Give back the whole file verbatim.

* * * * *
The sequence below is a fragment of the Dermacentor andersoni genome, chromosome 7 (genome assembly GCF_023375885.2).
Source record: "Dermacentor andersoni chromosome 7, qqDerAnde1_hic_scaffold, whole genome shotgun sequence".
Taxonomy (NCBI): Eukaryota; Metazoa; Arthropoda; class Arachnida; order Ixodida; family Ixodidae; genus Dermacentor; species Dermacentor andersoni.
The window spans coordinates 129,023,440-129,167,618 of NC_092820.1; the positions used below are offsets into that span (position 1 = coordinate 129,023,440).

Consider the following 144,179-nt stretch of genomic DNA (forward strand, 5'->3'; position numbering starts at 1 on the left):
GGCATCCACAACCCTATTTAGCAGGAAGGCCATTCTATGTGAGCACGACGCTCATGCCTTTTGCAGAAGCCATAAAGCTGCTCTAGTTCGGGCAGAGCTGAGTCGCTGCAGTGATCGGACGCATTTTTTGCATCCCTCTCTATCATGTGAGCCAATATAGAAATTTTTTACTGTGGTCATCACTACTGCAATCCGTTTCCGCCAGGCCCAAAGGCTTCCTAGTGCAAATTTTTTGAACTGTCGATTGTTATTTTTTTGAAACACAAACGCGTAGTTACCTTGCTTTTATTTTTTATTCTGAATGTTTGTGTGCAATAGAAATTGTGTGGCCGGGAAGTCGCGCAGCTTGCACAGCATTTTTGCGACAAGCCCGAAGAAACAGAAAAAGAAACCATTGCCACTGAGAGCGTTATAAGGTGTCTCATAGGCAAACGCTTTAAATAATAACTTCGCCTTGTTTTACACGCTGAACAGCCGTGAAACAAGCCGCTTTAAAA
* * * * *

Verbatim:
The sequence below is a fragment of the Dermacentor andersoni genome, chromosome 7 (genome assembly GCF_023375885.2).
Source record: "Dermacentor andersoni chromosome 7, qqDerAnde1_hic_scaffold, whole genome shotgun sequence".
Taxonomy (NCBI): Eukaryota; Metazoa; Arthropoda; class Arachnida; order Ixodida; family Ixodidae; genus Dermacentor; species Dermacentor andersoni.
The window spans coordinates 129,023,440-129,167,618 of NC_092820.1; the positions used below are offsets into that span (position 1 = coordinate 129,023,440).

Consider the following 144,179-nt stretch of genomic DNA (forward strand, 5'->3'; position numbering starts at 1 on the left):
GGCATCCACAACCCTATTTAGCAGGAAGGCCATTCTATGTGAGCACGACGCTCATGCCTTTTGCAGAAGCCATAAAGCTGCTCTAGTTCGGGCAGAGCTGAGTCGCTGCAGTGATCGGACGCATTTTTTGCATCCCTCTCTATCATGTGAGCCAATATAGAAATTTTTTACTGTGGTCATCACTACTGCAATCCGTTTCCGCCAGGCCCAAAGGCTTCCTAGTGCAAATTTTTTGAACTGTCGATTGTTATTTTTTTGAAACACAAACGCGTAGTTACCTTGCTTTTATTTTTTATTCTGAATGTTTGTGTGCAATAGAAATTGTGTGGCCGGGAAGTCGCGCAGCTTGCACAGCATTTTTGCGACAAGCCCGAAGAAACAGAAAAAGAAACCATTGCCACTGAGAGCGTTATAAGGTGTCTCATAGGCAAACGCTTTAAATAATAACTTCGCCTTGTTTTACACGCTGAACAGCCGTGAAACAAGCCGCTTTAAAA